The Moccasin Goalie
Review by Dave Jenkinson
The Moccasin Goalie’s adult narrator recalls a period during his childhood when he lived in the small prairie community of Willow. There he spent his winter free time playing hockey with his three best friends on the town’s snow-covered streets and outdoor rink.
Because of a crippled leg and foot, he could not wear skates, but just tended goal in his moccasins, a practice that earned him the nickname “Moccasin Danny.” When the community establishes the Wolves, a “real,” uniformed hockey team, Danny is initially elated at the thought of becoming a Wolf, but his happiness is short lived as he and two of his friends don’t get selected by Coach Matteau. But the situation changes when the Wolves’ regular goalie gets hurt just before an important game and the coach — with the league’s permission — recruits the non-skating Danny. Despite his nervousness, Danny makes enough saves to help the Wolves win. Coach Matteau asks Danny to become a permanent team member, and Danny agrees with the provision that his two previously rejected friends can become Wolves too.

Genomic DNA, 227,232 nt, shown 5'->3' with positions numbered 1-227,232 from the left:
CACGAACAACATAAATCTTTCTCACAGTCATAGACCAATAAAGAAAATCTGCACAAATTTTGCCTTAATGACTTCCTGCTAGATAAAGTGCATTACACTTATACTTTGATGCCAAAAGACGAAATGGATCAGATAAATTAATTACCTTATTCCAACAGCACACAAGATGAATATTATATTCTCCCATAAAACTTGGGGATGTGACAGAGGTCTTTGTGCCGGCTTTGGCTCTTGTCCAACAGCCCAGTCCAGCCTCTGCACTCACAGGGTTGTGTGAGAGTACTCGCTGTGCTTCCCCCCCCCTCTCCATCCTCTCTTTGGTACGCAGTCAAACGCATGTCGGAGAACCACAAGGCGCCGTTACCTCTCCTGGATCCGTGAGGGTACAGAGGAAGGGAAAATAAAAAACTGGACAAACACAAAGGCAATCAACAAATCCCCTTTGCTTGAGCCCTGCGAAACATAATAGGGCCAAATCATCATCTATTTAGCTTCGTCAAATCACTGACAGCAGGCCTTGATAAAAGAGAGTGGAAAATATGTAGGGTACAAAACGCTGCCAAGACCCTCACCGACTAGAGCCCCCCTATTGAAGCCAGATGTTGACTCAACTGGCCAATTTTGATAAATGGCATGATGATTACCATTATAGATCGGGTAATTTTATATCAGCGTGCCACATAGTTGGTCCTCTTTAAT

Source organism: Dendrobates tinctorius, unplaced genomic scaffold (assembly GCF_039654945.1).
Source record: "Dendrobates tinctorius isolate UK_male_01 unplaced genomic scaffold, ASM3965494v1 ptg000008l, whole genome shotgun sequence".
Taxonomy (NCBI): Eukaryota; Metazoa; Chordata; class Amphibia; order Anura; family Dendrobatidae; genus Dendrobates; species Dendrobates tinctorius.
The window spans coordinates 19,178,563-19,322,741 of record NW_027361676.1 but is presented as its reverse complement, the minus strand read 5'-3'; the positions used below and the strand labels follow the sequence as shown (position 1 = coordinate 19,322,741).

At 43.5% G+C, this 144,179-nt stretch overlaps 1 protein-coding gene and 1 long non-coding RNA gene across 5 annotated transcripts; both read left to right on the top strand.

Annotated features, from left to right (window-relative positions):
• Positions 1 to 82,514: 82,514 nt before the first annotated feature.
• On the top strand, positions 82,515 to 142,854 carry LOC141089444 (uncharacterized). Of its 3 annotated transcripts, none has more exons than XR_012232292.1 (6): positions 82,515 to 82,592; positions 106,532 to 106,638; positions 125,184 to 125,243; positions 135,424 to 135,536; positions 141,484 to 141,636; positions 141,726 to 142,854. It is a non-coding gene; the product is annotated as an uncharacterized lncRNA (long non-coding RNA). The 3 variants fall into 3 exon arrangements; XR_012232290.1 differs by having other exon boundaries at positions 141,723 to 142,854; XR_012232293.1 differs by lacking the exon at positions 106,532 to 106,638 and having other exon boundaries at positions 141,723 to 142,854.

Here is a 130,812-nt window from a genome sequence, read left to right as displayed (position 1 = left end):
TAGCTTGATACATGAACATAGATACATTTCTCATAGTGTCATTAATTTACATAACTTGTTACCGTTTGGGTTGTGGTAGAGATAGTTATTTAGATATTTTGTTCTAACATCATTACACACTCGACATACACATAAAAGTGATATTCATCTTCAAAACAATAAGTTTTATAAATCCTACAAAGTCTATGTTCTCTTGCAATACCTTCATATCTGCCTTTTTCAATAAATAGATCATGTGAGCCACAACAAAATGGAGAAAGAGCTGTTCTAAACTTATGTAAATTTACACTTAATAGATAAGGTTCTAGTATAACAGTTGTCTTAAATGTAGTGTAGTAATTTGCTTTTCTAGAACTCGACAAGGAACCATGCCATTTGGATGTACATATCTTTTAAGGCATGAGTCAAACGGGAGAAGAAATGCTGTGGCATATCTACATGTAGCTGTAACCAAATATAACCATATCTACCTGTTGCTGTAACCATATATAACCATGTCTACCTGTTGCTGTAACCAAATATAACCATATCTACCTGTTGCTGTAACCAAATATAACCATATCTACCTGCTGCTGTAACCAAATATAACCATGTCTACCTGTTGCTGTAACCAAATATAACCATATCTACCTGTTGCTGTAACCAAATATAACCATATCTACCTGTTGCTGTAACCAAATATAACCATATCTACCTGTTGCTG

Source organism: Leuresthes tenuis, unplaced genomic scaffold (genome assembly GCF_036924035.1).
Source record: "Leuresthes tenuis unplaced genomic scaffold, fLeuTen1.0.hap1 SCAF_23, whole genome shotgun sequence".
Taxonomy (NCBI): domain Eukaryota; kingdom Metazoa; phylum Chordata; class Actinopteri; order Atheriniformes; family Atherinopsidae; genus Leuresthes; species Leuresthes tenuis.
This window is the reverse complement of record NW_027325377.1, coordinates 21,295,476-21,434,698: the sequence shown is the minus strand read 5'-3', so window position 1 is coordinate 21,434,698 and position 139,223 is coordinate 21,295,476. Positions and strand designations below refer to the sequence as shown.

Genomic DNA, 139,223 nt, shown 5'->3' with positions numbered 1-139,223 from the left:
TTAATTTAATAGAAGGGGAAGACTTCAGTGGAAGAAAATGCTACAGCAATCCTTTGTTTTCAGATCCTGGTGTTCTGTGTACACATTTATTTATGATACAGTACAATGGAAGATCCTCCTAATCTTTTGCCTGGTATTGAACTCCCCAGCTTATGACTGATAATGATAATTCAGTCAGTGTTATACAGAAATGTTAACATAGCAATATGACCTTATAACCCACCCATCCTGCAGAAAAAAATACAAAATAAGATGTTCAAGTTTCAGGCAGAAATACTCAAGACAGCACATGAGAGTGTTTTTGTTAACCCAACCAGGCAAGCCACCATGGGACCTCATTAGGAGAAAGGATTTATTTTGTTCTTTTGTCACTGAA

Brownridge’s full-colour paintings – especially his double-page spreads – powerfully capture both the biting cold of prairie winters and the eye-dazzling brightness of the season’s days as rays from the low winter sun reflect off snow-covered land. A series of three consecutive double-page spreads focusing on the critical game dramatically freeze-frames the action. Only the presence of horse-drawn sleighs gently reminds contemporary readers of the book’s period setting.
The combination of a warm, affirming story and fine illustration makes this a book for all collections serving young listeners and readers.
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